At Cinebarre, the latest action-packed thrillers and romantic comedies light up the theaters' screens?but the establishment is as much a restaurant as a movie theater. Each row of seats faces a table, and during the show, waitstaff silently peruse the theater, taking orders for cocktails and a wide variety of gourmet eats. The plates range from warm tortilla chips with house-made salsa to burgers and pizzas. To make things more fun, each dish also gets a movie-themed name: think Goldfingers (hand-breaded chicken tenders), the Bull Durham (pizza topped with pepperoni, Canadian bacon, and sausage), or the Fight Club sandwich, which the chefs refuse to talk about.
In 2004, the Langston Hughes African American Film festival began as a simple weekend series. Nearly a decade later, the festival has expanded to feature more than 40 films over the course of nine days. When guests aren’t viewing feature-length movies or documentary shorts, they can attend workshops and interactive events, all focused on celebrating black filmmakers both up-and-coming and established.
In an age of high-tech multiplexes, old-time movie theaters still feel as charming as ever. Housed in a beautiful historic building with a retro marquee, Ark Lodge Cinemas works hard to retain that vintage charm, even earning nod from Seattle Weekly as 2013's Best Arts Comeback. Up on the screen, family-friendly animated films, action-packed blockbusters, and high-brow art-house flicks project on three screens, allowing parents to find a lighthearted escape and kids to ponder the implications of a post-apocalyptic existence. The staff also engages the community with campy horror classics during Dark Lodge Theater nights, and by sharing owner David McRae's weekly Film Notes.
Built in 1925, converted into a movie house in 1968 and added to the expanding Landmark Theatre chain in 1979, the two-screen Harvard Exit Theatre sits at the north edge of Capitol Hill’s business district. Offering a lobby that feels more like a living room, complete with fireplace, piano and comfortable sofas and chairs, the Harvard Exit is almost as eye-catching as the cinema it shows. It screens a range of movie offerings, from popular independent and foreign-language films to more obscure festival fare. Keeping up with the times, the theater has upgraded its facilities to include both digital projection and sound, and often plays host to screenings for both the annual Seattle International Film Festival and the Lesbian and Gay Film Festival.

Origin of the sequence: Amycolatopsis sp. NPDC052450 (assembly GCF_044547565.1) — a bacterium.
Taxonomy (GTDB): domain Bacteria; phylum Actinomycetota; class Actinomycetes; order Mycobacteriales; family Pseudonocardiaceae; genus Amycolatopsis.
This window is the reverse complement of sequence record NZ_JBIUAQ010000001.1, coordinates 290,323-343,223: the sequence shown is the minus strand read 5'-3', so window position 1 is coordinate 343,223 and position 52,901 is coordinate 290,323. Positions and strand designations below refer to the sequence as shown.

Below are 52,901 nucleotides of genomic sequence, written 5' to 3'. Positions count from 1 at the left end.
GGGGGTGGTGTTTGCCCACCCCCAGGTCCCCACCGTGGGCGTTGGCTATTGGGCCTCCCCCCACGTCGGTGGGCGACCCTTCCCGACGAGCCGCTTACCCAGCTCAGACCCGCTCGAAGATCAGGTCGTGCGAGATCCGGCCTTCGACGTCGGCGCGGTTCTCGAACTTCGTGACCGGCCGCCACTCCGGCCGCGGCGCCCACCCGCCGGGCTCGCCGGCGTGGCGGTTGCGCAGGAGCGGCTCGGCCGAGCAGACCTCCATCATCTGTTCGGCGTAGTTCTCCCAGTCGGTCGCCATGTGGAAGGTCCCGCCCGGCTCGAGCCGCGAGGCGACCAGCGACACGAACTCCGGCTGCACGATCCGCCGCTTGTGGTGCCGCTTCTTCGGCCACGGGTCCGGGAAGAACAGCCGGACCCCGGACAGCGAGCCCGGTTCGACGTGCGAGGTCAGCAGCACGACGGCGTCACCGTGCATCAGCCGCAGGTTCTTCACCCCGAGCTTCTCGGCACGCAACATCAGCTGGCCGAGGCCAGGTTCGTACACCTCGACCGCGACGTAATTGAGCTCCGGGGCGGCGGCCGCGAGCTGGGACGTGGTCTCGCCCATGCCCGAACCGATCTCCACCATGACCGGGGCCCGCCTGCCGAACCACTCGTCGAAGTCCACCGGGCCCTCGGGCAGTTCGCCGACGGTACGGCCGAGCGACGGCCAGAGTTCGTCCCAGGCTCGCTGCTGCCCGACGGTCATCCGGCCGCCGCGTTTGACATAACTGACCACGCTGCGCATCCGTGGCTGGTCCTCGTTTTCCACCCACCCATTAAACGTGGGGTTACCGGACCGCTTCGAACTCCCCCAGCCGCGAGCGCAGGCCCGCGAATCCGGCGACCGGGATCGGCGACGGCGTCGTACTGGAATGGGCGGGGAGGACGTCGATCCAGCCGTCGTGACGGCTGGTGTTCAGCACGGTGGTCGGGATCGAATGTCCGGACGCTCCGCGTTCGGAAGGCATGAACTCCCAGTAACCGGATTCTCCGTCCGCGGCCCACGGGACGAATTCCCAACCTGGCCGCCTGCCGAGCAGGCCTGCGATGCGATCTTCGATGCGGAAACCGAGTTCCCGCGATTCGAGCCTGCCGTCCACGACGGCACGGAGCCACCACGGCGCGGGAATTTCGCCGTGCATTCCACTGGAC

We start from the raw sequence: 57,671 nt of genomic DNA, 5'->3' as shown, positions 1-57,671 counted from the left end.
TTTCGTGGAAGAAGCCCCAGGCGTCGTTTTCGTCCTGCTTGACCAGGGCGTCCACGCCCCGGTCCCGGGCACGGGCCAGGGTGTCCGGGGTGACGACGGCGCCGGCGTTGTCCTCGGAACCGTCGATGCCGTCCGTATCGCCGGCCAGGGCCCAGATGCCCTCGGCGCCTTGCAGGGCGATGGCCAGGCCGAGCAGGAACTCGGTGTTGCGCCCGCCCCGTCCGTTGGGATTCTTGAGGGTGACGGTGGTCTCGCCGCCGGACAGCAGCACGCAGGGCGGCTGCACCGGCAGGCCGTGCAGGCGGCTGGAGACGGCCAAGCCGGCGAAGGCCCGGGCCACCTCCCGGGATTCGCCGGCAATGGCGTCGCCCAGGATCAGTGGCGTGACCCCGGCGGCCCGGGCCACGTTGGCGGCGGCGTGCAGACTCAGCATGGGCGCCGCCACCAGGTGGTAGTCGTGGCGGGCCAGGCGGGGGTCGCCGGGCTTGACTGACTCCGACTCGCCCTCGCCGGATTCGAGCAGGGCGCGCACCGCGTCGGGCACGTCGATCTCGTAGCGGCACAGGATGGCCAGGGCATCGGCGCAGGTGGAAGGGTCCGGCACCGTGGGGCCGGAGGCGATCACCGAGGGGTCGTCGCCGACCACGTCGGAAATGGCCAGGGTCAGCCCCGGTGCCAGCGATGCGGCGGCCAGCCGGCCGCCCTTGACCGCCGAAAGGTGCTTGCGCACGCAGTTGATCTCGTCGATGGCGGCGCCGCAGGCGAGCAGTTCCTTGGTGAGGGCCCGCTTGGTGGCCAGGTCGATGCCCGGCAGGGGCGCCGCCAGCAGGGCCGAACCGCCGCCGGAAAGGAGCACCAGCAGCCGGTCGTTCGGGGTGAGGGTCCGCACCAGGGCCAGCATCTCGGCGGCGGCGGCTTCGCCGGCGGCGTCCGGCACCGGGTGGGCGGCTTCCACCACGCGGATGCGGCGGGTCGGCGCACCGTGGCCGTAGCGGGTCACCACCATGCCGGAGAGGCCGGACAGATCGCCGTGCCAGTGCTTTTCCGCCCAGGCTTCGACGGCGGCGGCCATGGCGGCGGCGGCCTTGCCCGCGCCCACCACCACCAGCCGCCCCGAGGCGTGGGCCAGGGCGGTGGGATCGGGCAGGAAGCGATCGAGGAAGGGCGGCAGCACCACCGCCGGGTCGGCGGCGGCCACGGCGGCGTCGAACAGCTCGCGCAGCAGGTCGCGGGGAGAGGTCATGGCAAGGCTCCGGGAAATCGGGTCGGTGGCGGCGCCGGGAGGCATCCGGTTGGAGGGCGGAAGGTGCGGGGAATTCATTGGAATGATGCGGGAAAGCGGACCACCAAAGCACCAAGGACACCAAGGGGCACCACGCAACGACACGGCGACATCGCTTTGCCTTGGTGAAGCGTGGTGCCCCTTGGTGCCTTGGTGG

At each of several one-day festivals held throughout the country, thousands of revelers unite in an epic clash of pulp, beer, and live music. Armed with a cache of 300,000 tomatoes, participants don protective bathing suits and goggles and hurl the fruit at one another during a two-hour battle. Throughout the afternoon, live music and costume contests offer an entertaining respite from the front lines, as bartenders dispense drafts of beer to attendees older than 21, refueling soldiers' morale before they resign to writing goodbye letters to their produce vendors back home. All tomatoes used during the event are past ripe and already fated for disposal, making the battle an efficient means of tossing them before their cursed transformation into singing Muppets.
GameWorks is a gigantic arcade constructed with flashy Vegas panache. The family-friendly environment is perfect for kids and fun-loving adults alike, ensuring that everyone involved will have a delightful time murdering zombies or whacking moles who murder zombies. Choose from a windmill-factory’s worth of 200-plus video games, including crowd favorites such as Wheel of Fortune, Hummer Attraction, and House of the Dead 4. Pay a nostalgic visit to the old world with games such as Primeval Hunt, or play actual classics like Pac-Man. Your card is only valid for video games. Although today’s Groupon does not cover the cost of food or drinks, you won’t have far to wander for sustenance thanks to an on-site restaurant and two bars with potent potables for the adults.